• Hillary Hufford-Tucker

4 Ways Aging Workers Can Maintain Relevance

In the last week, I’ve read four or five articles that called out employers for not providing enough training to aging workers. While I agree it’s part of the problem, why should we wait for an employer to supply the skills needed to succeed? Researchers and the media can put the burden on the employer, but why should you sit back and get rusty?

There’s always some truth in stereotypes, and it’s no different for older workers. The perception of older workers being slow, distracted, or non-technical might have less to do with chronological age than their focus being elsewhere.

The moment when workers are considered old varies by industry. Still, it often coincides with a period of life that includes care-giving (kids, parents, or both), buying new homes that need work, second marriages, and more. With these weighty distractions, it’s not surprising that the focus on continuous improvement and professional relevancy can wane.

So, what’s a “seasoned” professional to do? Reinvest time in the skills that keep you from seeming out of touch. Why bother, you ask? Because our professional success hinges on choosing when we retire or make a job change.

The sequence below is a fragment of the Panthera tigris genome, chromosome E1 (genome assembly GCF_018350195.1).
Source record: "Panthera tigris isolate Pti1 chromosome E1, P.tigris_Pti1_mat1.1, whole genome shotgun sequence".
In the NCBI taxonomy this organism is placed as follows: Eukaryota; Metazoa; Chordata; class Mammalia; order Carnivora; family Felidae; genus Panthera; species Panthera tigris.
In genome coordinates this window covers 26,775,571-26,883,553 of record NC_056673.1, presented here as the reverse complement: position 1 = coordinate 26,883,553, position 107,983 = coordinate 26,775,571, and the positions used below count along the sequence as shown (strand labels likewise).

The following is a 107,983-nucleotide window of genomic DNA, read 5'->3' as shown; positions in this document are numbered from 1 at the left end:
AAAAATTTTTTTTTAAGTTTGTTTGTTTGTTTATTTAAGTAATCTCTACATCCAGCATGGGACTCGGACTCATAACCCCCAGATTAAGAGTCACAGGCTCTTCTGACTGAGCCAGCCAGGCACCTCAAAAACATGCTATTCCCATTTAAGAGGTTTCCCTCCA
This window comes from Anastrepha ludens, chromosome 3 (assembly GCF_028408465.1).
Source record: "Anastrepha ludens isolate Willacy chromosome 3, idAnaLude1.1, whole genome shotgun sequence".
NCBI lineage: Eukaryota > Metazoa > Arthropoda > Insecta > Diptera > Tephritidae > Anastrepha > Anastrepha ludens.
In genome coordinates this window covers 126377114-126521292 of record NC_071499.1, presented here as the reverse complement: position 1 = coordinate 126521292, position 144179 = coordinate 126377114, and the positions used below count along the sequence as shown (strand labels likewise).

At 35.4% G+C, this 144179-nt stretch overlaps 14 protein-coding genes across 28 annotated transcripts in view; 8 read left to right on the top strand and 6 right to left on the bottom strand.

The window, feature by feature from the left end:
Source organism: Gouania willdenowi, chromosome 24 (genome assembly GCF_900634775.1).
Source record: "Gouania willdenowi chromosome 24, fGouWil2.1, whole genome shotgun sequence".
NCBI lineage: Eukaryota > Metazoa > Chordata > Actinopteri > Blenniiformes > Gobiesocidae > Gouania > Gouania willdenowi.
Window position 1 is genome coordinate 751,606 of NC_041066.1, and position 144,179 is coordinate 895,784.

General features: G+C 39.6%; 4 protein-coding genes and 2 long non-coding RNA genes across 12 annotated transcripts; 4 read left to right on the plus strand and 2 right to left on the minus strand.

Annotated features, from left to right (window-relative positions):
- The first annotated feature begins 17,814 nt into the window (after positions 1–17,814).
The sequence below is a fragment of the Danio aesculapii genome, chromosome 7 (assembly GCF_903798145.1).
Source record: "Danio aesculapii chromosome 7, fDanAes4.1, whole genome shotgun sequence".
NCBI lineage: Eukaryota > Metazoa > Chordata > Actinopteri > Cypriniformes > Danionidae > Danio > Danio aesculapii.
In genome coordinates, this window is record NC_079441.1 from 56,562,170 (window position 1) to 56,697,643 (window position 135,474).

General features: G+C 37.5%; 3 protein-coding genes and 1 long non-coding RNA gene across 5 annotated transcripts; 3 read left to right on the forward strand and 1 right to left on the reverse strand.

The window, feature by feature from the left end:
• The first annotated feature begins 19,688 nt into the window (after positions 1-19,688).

You can learn about new apps that help with writing, communication, efficiency, design, or social media from your kids, young professionals, or more trendy media outlets. With literally millions of how-to videos on YouTube, you can build a working knowledge of these tools in the privacy of your home. Remember that knowledge is power. Learn the technology and use it sparingly until you understand how others use it, including the frequency, length, and tone.

Age-Related Oops: Posting complaints about a boss or co-worker in an open channel because you don’t know the difference.